Jon Collins on the General Data Protection Regulation (GDPR)
Episode 61 · February 5th, 2018 · 50 mins 29 secs
About this Episode
“It’s quite good to see GDPR as an evolution, not a revolution.”
The EU is rolling out a huge privacy data regulation policy this Spring, the General Data Protection Regulation, or GDPR. If you do anything with “customer data,” you should probably at least take a look at it. Companies like Facebook and others who use customer data to work with third parties are gonna have GDPR all up in their grills. In this interviews episode, we talk with Jon Collins who’s been writing about GDPR of late from his perch in the UK. Jon’s an excellent analyst and always has incisive takes on enterprise IT related matters, as well as music (sadly, not featured in this episode).
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Brandon Whichard, Coté, guest Jon Collins.
- Putting people on the line for data handling problems.
- Defining legit use for data: like updating on products bought, recommending other things to buy based on past buying. But, when it comes to holding you’re kid’s interest and other creepy thing, stuff comes into effect. Can’t hoard data now, have to justify why you’re doing it at least.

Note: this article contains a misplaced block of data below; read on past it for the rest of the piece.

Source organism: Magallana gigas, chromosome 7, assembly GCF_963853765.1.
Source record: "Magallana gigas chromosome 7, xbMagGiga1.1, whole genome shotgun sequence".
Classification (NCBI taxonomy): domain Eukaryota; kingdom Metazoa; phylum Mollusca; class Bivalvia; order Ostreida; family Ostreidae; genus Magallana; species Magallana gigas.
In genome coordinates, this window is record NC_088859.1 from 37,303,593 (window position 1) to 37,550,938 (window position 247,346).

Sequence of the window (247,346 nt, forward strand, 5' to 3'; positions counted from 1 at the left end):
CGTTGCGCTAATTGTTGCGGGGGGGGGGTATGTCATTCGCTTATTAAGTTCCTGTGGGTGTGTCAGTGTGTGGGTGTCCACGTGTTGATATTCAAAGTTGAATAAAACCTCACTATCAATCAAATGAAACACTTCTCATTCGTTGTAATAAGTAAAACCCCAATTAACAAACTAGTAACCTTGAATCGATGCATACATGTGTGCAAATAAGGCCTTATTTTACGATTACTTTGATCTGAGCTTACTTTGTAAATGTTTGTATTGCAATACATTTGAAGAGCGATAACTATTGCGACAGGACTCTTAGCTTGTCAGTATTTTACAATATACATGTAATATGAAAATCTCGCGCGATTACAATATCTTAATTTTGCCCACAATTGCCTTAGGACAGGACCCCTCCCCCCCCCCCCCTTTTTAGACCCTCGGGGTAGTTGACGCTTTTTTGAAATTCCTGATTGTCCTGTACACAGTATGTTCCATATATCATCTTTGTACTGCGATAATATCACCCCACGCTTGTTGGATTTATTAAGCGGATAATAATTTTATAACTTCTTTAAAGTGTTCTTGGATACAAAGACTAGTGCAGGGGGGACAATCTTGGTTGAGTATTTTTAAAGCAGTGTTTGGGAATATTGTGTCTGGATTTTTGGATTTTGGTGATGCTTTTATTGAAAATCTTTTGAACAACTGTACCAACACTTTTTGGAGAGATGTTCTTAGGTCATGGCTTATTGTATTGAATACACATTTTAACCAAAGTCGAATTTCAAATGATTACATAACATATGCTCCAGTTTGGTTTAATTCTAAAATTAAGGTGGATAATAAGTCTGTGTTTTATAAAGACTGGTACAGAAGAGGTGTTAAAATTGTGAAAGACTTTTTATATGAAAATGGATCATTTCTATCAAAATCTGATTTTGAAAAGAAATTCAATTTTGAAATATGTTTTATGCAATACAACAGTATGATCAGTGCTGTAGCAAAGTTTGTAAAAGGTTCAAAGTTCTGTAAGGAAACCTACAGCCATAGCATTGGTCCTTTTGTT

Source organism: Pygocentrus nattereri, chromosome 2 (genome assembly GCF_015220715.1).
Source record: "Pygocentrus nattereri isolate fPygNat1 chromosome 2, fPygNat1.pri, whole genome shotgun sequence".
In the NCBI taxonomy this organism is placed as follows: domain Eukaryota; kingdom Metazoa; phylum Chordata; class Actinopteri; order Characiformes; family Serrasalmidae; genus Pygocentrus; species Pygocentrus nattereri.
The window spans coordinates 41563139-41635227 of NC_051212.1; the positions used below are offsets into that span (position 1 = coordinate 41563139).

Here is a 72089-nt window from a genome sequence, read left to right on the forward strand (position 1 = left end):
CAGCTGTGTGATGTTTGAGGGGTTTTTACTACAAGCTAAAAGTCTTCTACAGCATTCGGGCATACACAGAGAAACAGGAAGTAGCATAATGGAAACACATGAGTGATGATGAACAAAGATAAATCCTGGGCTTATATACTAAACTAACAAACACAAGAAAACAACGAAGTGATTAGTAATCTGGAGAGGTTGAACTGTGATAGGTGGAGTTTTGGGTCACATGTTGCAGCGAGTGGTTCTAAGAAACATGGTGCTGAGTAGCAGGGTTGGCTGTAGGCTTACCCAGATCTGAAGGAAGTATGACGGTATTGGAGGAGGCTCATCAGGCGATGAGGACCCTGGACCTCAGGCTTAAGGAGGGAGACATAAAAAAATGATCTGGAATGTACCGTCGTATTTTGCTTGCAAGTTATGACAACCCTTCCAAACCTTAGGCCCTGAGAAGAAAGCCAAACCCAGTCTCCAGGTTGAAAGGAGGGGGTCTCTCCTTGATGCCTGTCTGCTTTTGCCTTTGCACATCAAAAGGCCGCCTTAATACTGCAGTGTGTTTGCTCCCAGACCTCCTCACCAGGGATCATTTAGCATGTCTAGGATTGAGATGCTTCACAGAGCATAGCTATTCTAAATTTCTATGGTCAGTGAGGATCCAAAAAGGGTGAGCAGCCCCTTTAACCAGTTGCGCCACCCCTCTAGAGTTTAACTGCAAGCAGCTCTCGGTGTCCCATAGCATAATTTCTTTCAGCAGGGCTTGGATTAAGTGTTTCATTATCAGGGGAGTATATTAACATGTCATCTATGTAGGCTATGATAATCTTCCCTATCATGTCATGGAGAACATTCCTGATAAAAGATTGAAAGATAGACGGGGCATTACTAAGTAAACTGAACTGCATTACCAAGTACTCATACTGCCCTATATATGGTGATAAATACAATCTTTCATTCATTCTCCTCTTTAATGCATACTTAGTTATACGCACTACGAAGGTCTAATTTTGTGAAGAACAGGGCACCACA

- So, sort of: if a third party gets ahold of the data, you need to spell out to the end-user what the data is and how it’ll be used.
- They started thinking about GDRP in 2005; it’s taken then 12 years for them to come up with this.
Jon on GDPR, and more
- “GDPR, a topic about which I feel strangely sad [about]”
- Summarize it - ensure data can be encrypted, provide data on-demand, notify of data breaches (but just in unencrypted?), appoint CDO, somehow describe policy to end user (is this a set policy or can organizations differ it?), data must stay in EU (unless protection stuff is done off-shore)
- How’d this come about?
- “IT professionals expect that compliance with GDPR will require additional investment: over 80 percent of those surveyed expect GDPR-related spending to be at least $100,000.” (Book of all knowledge)
- In use: “Facebook needs to ask people if it can use status posts as input to its advertising engines, whereas Google does not need to know someone is — its AdWords algorithms generate information based on search requests, location and so on, without being personally identifiable.”
- Meanwhile, “we will consent to have our privacy even more eroded than it already is.” What exactly should we care about with data privacy: how does an individual think through what Facebook does, Axcion, Target, the government, foreign governments, etc. - aka, Jon vs. The McNealy Privacy Principal (it’s dead, get over it).
- Generalizing to Jon’s five rules of cyber security.
- Covering tech: “It’s a conundrum: when to say something out loud, even if it’s been said before?”
- Jon’s author page on Amazon
- Gigaom Column
Credits: header image from warrenrandalcarr.